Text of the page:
With the trigonometric substitution method, you can do integrals containing radicals of the following forms:

where *a* is a constant and *u* is an expression containing *x*.

You’re going to love this technique … about as much as sticking a hot poker in your eye.

Before you look at how trigonometric substitution works, here are some mnemonic tricks to help you keep this method straight. Remember, with mnemonic devices, silly (and vulgar) works. First, this involves three trig functions, tangent, sine, and secant. Their initial letters, t, s, and s, are the same letters as the initial letters of the name of this technique, __t__rigonometric __s__ubstitution. Pretty nice, eh?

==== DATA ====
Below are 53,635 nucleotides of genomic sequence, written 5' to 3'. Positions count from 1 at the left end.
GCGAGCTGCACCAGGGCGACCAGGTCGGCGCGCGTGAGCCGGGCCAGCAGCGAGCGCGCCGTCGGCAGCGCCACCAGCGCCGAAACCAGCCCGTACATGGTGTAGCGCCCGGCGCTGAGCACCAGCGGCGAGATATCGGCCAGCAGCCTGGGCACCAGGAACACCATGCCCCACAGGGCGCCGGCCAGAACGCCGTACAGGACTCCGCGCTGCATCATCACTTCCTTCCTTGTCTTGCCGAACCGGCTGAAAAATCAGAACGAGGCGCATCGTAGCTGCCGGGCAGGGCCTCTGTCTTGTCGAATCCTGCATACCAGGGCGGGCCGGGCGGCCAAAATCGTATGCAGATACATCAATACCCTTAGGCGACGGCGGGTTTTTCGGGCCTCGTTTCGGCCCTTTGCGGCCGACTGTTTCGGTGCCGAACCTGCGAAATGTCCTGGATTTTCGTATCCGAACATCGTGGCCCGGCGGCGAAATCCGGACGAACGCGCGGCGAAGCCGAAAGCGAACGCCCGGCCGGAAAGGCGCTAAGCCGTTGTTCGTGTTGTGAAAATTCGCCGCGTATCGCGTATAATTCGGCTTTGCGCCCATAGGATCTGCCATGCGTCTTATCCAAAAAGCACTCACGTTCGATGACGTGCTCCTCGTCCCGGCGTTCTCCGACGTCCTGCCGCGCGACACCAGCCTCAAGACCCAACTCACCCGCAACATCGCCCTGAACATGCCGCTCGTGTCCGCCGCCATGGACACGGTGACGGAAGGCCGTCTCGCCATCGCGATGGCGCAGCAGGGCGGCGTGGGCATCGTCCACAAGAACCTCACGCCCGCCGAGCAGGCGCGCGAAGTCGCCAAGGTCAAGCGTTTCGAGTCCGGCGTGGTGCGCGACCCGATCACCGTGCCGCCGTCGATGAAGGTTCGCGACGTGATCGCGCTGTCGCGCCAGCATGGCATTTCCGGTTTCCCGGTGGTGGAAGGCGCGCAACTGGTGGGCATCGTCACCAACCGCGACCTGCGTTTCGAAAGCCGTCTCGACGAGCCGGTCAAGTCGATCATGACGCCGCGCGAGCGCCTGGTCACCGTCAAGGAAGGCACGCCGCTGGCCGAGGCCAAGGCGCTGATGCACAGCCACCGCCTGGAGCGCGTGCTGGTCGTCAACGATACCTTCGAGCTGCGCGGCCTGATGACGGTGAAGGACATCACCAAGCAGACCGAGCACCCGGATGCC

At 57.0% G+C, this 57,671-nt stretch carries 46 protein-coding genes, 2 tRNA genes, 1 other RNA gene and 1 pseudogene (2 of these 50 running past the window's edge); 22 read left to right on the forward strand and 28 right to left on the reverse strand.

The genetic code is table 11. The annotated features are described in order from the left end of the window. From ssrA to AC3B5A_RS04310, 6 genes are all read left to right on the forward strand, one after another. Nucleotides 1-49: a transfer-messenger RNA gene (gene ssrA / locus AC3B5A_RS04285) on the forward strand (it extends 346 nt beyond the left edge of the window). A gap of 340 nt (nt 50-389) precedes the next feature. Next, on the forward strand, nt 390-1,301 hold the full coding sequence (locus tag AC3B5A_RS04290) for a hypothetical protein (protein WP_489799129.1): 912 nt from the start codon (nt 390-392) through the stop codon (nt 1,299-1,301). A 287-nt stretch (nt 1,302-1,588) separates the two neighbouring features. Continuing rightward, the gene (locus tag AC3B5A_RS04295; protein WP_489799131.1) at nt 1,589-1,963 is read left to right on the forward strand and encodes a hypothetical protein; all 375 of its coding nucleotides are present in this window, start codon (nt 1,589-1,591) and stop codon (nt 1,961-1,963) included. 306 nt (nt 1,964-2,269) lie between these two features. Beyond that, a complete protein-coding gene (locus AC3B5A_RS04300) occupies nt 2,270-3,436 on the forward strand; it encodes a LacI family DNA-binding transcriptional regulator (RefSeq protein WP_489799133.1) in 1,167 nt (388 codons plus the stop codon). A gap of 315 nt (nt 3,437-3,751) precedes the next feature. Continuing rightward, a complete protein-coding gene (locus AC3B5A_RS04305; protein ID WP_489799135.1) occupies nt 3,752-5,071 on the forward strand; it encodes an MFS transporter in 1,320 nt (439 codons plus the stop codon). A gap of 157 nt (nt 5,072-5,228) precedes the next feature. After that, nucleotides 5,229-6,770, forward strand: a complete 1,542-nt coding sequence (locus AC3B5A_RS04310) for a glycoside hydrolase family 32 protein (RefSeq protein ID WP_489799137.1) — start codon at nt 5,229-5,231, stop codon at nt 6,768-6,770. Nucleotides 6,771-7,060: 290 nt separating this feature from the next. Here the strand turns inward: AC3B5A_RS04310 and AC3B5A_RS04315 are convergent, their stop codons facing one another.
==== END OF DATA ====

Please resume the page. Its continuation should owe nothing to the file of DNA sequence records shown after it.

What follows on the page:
Okay, this is admittedly pretty weak. If you can come up with a better mnemonic, use it!

Now, ready to do some problems?

1. Draw a right triangle—basically a

*SohCahToa*triangle—whereSolve

differentiate, and solve for

*dx*.Find which trig function is represented by the radical over the

*a*, and then solve for the radical.Look at the triangle in the figure. The radical is the hypotenuse and

*a*is 2, the*adjacent*side, soUse the results from Steps 2 and 3 to make substitutions in the original problem and then integrate.

Substitute the

*x*expressions from Steps 1 and 3 back in forYou can also get the expressions from the triangle in the above figure.